According to new research, published yesterday in The Lancet, the risk of breast cancer from menopausal hormone therapy (MHT) is double what was previously thought. 

The researchers estimate that MHT has been responsible for 1 million cases of breast cancer since 1990. 

Sarah Moss, Breast Cancer Haven Manager, West Midlands said: 

“The associated risks of getting breast cancer as a result of taking hormonal therapies to reduce the side-effects of the menopause are not new. But the results of this latest study will be of huge concern to women undergoing treatment.”

The fact is that there are a number of different therapies available to women experiencing the side effects of the menopause. Doctors do not need to prescribe HRT as the first course of action anymore – there are a number of effective methods, such as complementary therapies, available that do not come with the associated risks of HRT.

Acupuncture, for example, can be effective at helping women overcome sleep problems, low moods, hot flushes and night sweats. Similarly cognitive behavioural therapy and hypnotherapy have been shown to improve hot flushes, sleep disturbance and sexual function. Our service users have also found herbal medicines, reflexology, Emotional Freedom Techniques, Mindfulness Based Stressed Reduction to be effective, too.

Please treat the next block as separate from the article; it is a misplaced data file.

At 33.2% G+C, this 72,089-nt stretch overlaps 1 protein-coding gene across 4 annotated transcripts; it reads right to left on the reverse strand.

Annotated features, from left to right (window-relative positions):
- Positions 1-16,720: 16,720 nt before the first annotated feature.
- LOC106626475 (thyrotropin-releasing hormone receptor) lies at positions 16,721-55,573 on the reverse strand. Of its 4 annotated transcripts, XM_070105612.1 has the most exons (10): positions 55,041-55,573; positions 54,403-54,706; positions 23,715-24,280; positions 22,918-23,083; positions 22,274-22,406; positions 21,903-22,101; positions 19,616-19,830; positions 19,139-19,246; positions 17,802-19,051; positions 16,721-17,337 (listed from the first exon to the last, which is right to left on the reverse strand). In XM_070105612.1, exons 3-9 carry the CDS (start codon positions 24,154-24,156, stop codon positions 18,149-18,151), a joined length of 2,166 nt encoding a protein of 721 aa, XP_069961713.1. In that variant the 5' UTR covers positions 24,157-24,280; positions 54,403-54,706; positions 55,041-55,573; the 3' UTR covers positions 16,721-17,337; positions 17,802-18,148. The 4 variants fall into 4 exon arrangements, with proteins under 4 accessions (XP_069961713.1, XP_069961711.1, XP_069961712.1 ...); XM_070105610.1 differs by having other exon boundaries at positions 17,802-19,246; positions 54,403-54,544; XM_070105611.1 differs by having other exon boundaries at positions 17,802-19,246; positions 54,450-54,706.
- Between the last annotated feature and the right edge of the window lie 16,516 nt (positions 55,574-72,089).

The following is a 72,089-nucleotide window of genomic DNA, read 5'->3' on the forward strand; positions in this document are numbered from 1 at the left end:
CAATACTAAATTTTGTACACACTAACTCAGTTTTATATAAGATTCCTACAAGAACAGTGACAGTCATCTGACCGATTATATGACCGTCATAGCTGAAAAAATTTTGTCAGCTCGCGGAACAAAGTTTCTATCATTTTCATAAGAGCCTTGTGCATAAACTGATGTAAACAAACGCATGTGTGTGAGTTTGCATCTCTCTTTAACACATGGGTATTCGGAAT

The impact of eating the right foods and reducing caffeine and alcohol consumption should not be underestimated in helping combat menopausal symptoms.

Finally, there is evidence that regular sustained aerobic exercise (like brisk walking) can have significant benefits for overall wellbeing but also for mental and physical symptoms of menopause.

Given the risks associated with HRT, we would suggest that women, at least initially, seek complementary therapies to reduce the side effects of the menopause.”

The full research paper can be found here.